High school students give advice to eighth graders 5.06

Written by David Green.

By DAVID GREEN

Loren Delmonico knows he made a lot of bad choices during his first two years of high school.

He also knows that he’s learned a lot from his mistakes.

He was talking about that situation with Morenci High School teacher Deb Hojnacki when it came to him that he wished he knew then what he knows now.

That’s when the idea was born. Loren and a few other high school students would walk down the hall to the middle school and offer some advice to the eighth grade students.

The voice of experience came from him and classmates Tequoia Jarrell, Major Graham, Phoenix Duncan and Kenny Maxfield.

“In about four months you’re going to be in high school,” the eighth graders were told. “How many of you are afraid of failing in high school?”

There was a good show of hands, but the older students had a simple solution: Do your homework.

A large part of their talk focused on grades.

“Grades. Seriously, guys, I can’t stress it enough,” said one high schooler. “If you get off to a bumpy start, it will be so hard to get back up. You don’t want to start off with Cs and Ds.”

“You guys have a month left. If you’re not doing your homework now, change that. Grades are so important. Find out what study methods work for you. Flash cards are great.”

“Never, never take a zero. The teachers frown upon that. A 50 percent is so much better than a zero.”

And don’t even think about cheating, they said, because you’re going to get caught.

“I got busted my freshman year and now they watch me. Teachers are smart. They know more than you.”

“I got caught cheating so I failed the class. Now I have to take it again with freshmen.”

And don’t wait until the last week of class to start thinking about raising your grade. That just isn’t going to work.

There’s a lot of help available if you seek it out—from teachers, from tutors and from some coaches.

Behavior

“Don’t go into high school with a big head. Don’t give the seniors a reason not to like you.”

“Don’t walk into class with your hood up and your head down. Your body language is pretty important. The teacher isn’t going to get a good vibe from you.”

“Even if it’s the worst day of your life, you still have to make some effort. You can find a way to cope with your issues. You need to in order to be successful.”

“If you’re ashamed of what you’re doing, you shouldn’t be doing it. If you’re doing something wrong, everybody in town is going to know about it the next day.”

“It’s important to be involved. Clubs and sports are fun. It’s really important to be part of something. It helps you be successful. It helps you feel good about yourself. You can be a new person going into your freshman year.”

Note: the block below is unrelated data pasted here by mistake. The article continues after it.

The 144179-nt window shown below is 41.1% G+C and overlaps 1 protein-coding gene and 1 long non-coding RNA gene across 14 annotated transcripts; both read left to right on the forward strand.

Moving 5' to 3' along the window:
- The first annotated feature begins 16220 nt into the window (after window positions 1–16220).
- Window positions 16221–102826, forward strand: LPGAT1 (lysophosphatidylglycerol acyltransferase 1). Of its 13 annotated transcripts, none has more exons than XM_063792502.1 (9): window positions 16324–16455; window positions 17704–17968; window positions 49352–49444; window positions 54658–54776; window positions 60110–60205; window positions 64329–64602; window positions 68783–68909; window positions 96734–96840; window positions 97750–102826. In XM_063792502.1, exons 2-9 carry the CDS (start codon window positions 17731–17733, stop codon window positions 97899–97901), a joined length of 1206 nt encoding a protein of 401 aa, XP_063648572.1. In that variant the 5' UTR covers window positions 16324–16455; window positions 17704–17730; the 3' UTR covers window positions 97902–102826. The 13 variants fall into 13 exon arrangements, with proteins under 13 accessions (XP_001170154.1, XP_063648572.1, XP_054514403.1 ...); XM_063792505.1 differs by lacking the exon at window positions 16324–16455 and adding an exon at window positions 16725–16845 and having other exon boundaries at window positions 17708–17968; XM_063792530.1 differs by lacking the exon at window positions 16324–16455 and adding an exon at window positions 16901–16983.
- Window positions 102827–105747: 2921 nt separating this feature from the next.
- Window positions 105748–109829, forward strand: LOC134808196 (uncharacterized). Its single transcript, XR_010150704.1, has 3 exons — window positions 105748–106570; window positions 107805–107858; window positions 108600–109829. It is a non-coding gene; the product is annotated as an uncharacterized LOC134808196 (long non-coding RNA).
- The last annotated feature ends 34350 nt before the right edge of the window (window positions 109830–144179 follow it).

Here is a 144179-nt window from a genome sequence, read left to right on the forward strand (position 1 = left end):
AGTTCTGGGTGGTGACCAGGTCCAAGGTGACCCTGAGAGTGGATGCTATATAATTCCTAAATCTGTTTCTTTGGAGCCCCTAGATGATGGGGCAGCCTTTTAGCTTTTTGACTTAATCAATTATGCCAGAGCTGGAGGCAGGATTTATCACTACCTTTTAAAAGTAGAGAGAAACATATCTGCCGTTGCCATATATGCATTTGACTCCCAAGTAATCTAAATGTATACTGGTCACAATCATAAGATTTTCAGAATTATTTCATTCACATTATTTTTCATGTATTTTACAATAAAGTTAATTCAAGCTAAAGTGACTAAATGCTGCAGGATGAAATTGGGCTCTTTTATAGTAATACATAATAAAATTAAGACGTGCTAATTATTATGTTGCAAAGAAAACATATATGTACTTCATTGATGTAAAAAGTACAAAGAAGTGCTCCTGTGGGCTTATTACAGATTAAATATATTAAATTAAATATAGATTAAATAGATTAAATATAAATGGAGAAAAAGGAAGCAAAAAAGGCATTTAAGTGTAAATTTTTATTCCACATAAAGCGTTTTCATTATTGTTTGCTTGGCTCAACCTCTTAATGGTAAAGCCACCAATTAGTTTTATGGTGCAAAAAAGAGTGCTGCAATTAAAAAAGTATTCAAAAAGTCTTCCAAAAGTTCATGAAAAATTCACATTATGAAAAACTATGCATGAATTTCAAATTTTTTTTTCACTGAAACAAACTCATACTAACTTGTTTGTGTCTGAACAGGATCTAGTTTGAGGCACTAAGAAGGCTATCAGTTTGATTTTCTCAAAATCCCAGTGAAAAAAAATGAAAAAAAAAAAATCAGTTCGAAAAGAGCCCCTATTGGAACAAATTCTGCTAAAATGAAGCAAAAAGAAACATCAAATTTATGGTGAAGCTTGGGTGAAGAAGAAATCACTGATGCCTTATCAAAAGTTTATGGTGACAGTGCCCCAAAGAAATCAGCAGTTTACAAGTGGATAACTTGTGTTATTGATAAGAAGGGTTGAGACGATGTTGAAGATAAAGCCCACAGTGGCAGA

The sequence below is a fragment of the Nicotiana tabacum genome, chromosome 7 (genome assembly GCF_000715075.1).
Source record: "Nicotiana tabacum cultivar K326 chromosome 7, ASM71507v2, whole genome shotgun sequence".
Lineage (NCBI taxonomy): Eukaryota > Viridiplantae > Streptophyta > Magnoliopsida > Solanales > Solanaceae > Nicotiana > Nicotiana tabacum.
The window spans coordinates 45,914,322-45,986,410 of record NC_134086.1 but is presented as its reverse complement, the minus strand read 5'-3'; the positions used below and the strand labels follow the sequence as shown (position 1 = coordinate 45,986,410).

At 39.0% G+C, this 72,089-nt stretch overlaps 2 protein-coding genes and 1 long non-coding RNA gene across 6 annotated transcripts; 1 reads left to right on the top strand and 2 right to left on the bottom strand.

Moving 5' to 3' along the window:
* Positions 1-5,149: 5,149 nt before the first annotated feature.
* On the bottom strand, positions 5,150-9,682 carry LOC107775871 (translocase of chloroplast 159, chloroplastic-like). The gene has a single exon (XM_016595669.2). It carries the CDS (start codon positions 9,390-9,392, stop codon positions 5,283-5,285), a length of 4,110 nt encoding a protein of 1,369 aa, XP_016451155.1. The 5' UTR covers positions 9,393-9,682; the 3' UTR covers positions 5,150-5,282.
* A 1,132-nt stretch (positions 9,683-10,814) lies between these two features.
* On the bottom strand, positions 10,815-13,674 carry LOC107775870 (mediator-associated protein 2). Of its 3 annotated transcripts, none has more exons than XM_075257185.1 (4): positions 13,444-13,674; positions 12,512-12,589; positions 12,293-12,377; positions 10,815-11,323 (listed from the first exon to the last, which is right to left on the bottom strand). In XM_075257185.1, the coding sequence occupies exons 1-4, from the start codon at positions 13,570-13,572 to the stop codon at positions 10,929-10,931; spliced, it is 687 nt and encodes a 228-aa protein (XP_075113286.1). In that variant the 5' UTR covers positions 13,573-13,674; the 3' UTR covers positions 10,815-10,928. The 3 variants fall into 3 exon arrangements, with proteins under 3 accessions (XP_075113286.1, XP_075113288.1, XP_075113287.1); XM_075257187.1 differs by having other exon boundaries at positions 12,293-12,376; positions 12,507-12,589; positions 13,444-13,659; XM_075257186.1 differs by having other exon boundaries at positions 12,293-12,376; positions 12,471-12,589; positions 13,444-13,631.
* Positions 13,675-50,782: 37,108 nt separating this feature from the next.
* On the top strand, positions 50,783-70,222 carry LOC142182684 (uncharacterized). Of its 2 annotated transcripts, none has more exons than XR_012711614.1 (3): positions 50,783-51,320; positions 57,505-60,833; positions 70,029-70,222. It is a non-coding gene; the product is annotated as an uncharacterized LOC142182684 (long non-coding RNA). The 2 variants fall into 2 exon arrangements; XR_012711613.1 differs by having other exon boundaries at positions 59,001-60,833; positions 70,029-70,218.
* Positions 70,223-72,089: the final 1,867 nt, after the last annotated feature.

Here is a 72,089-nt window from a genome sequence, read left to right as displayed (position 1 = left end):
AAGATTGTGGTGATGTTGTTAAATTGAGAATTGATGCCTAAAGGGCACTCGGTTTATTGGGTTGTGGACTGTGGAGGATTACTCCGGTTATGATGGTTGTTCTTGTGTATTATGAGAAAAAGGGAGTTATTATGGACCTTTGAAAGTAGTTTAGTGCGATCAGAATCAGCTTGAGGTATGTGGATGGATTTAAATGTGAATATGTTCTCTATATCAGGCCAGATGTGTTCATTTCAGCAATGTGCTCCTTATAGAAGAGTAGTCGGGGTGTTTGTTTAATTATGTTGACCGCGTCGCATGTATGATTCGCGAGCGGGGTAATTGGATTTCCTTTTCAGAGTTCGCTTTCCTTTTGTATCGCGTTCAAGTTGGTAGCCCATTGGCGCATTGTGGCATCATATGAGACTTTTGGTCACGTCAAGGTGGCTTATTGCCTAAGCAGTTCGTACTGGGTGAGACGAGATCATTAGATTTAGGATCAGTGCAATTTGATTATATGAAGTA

“Why not skip school occasionally? Good luck to you in geometry if you miss a couple days.”

But don’t let all of these warnings put you on edge.

“We’re not trying to scare you. We’re trying to make you see how these four years impact you life. There are so many things to look forward to in high school.”

“If you’re doing well at school, your whole life will go better.”

  • Front.little Ball
    Fayette's Demetrious Whiteside (left)Skylar Lester attempt to keep the ball from going out of bounds during Morenci's recent basketball tournament for fourth and fifth grade teams. Morenci's Andrew Schmidt stands by.
  • Front.tug
    MORENCI pep rallies generally end with a tug of war. The senior class entry, shown above, did not advance to the finals. Griffin Grieder, Alaina Webster, Kyle Long and Jazmin Smith are shown at the front of the rope, giving it their best effort.
  • Accident
    FAYETTE resident Patricia Stambaugh, 64, was declared dead on the scene of a single-vehicle accident Friday morning south of Morenci. Rescue units were called around 9 a.m., but as of Tuesday, law enforcement officers had not yet determined the time of the accident. According to Ohio State Highway Patrol, Stambaugh was driving west on U.S. 20 when her Chevrolet Malibu traveled off the north side of the road and down a steep embankment, coming to rest in Bean Creek (Tiffin River).
  • Athletic Fields
    SPORTS COMPLEX—Fayette’s outdoor athletic facilities will include three ball fields for summer recreation leagues at the southwest corner of the school. The baseball and softball fields, along with the running track, will be constructed on the east side of the school. Outdoor athletic fields were not part of the new school project from 2007, but voters approved a $1.4 million levy for a school addition and the sports fields last August. Both projects are scheduled to be complete by July 20.
  • Front.teacher Leading
    PRESCHOOL MUSIC—Fayette band director Jeffrey Dunford spends the last half hour of the day leading the full-day preschool class in musical activities. Additional photos are on page 7 of this week’s Observer.
  • Front.F.band
    TROMBONISTS Jake Myers (left) and Max Baker perform Friday at the annual Senior Citizens Luncheon at Fayette High School. The National Honor Society and the FFA chapter teamed up to serve a meal to area seniors and to provide musical entertainment. Both the school band and choir performed. Additional photos are on page 7 of this week’s Observer.
  • Front.poles
    MOVING EAST—Utility workers continue their slow progress east along U.S. 20 south of Morenci. New electrical poles are put in place before wiring is moved into place.

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